Violence is clearly not the solution to this extraordinarily complex problem. So I’ve compiled a list of ways we can help – some take only the click of a mouse; others require a little more commitment.

  1. Donate to all or any of the organisations linked here. International Committee of the Red CrossUN Refugee Agency (UNHCR)International Rescue Committee, Médecins Sans FrontièresOxfam, World Vision
  2. Lobby your governments to up their refugee quotas. Refugees enrich communities and countries. When was a country ever less by embracing multiple cultures and faiths? Many of the world’s prosperous nations were settled by refugees, pioneers (and in Australia’s case) – convicts. My mum was a WW2 refugee and I like to think she made NZ a better more beautiful country for having settled there. So. Have more say in the taxes we pay: more resources for refugees, women and children, less resources for soldiers and bombs.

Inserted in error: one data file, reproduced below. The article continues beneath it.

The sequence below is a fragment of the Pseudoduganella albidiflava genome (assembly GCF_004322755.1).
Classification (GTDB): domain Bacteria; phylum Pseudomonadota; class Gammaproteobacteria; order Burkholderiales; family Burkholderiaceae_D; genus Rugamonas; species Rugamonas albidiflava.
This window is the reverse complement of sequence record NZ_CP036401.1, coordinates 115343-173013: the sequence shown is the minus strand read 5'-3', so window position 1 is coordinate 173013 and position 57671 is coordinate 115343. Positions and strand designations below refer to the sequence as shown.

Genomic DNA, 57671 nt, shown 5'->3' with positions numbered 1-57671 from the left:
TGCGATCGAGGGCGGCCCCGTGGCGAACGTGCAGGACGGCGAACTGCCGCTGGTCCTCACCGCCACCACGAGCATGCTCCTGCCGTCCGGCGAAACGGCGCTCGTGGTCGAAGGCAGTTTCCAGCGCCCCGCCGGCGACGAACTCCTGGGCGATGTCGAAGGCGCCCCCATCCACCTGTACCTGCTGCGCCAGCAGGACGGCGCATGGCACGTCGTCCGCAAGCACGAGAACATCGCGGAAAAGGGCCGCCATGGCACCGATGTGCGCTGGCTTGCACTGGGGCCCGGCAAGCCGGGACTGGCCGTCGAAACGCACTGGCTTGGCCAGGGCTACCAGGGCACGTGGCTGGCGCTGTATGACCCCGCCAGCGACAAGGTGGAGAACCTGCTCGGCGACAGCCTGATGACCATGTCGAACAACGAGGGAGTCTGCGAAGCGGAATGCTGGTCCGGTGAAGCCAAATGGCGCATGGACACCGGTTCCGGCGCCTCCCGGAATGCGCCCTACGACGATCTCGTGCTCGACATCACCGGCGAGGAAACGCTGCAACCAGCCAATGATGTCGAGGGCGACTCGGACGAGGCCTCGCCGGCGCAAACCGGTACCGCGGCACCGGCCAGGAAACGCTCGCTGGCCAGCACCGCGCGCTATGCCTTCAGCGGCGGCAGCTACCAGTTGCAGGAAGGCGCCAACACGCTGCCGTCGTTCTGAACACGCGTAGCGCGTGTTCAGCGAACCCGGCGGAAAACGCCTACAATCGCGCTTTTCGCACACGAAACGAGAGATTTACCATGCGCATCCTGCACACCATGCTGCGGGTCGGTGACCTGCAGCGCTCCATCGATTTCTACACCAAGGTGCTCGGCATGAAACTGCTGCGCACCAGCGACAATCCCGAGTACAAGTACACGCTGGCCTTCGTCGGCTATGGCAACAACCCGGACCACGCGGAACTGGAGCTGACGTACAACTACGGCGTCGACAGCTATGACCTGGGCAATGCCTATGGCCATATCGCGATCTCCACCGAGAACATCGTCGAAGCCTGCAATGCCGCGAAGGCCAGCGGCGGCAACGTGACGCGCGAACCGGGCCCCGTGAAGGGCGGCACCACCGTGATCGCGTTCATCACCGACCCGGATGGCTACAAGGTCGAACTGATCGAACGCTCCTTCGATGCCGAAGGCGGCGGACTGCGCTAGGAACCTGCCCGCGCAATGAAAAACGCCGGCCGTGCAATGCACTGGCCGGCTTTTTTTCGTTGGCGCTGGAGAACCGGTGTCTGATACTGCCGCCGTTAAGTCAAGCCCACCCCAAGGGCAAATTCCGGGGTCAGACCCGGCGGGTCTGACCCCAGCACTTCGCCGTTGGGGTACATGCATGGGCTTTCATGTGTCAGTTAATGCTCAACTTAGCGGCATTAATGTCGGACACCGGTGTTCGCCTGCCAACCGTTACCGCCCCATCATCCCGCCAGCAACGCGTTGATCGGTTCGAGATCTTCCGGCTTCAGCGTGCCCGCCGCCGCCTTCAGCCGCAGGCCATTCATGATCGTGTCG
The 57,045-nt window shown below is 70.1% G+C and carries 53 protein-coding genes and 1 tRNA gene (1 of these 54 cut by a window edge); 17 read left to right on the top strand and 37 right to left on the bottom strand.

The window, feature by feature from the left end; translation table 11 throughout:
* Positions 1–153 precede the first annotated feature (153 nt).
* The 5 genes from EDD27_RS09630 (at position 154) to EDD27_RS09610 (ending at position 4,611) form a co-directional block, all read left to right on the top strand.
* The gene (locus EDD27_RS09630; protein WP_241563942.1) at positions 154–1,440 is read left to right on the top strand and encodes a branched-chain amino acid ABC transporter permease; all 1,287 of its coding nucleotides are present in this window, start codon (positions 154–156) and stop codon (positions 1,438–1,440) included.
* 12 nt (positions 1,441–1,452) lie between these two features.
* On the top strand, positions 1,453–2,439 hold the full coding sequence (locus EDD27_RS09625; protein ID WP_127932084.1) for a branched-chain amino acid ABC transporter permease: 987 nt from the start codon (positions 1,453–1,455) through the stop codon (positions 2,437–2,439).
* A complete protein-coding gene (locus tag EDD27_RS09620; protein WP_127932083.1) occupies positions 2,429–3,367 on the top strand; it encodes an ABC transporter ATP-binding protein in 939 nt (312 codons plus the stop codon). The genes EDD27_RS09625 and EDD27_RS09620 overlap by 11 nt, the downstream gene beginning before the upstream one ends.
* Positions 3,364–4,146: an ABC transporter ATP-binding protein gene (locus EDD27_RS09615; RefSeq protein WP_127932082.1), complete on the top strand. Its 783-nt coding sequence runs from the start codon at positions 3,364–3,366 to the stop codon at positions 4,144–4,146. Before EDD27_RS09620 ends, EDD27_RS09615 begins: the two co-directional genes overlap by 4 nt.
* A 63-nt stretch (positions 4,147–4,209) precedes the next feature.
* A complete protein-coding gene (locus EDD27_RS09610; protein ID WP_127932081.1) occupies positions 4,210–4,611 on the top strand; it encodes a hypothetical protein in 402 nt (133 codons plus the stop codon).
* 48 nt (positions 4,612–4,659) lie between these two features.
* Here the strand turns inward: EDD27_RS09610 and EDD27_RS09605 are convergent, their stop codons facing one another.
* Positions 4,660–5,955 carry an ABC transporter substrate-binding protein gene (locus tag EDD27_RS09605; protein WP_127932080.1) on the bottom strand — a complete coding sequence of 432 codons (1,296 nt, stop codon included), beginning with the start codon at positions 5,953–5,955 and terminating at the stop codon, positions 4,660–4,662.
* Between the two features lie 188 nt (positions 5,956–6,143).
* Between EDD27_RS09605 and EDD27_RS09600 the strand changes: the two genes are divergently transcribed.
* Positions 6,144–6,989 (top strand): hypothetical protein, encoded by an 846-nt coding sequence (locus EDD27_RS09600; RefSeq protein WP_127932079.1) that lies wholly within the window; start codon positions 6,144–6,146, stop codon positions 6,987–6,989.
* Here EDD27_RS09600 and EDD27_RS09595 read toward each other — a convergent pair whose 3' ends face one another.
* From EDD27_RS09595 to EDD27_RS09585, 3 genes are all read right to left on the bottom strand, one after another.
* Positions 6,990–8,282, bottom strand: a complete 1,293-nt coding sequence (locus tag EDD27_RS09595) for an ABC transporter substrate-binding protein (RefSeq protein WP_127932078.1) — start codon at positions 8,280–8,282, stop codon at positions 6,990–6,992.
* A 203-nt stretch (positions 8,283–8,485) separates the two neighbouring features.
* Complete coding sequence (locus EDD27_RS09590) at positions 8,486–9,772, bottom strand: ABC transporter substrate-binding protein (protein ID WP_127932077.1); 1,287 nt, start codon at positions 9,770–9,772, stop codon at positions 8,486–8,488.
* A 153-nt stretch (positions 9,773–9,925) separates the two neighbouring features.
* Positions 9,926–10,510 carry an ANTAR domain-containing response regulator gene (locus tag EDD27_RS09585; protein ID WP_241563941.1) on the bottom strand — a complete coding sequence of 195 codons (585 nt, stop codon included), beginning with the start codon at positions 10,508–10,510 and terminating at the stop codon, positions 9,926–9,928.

3. When refugees arrive in a foreign country, one of the first challenges they face is the language barrier. So, if you’re pondering career options or looking for a change in profession, how about training as a TESOL teacher in your home country? Note to governments – in the light of current events, these courses should be FREE or heavily subsidised.
  4. Welcome and support refugees in your community. Amnesty International has set up this wonderful programme:Welcome Dinner Project.
  5. Use social media. We have tools at our disposal to reach a global audience. So Post. Spread the call to action. Here are a few good hashtags for tweeters. #refugeeswelcome, #refugees,#refugeecrisis. Tweet and retweet.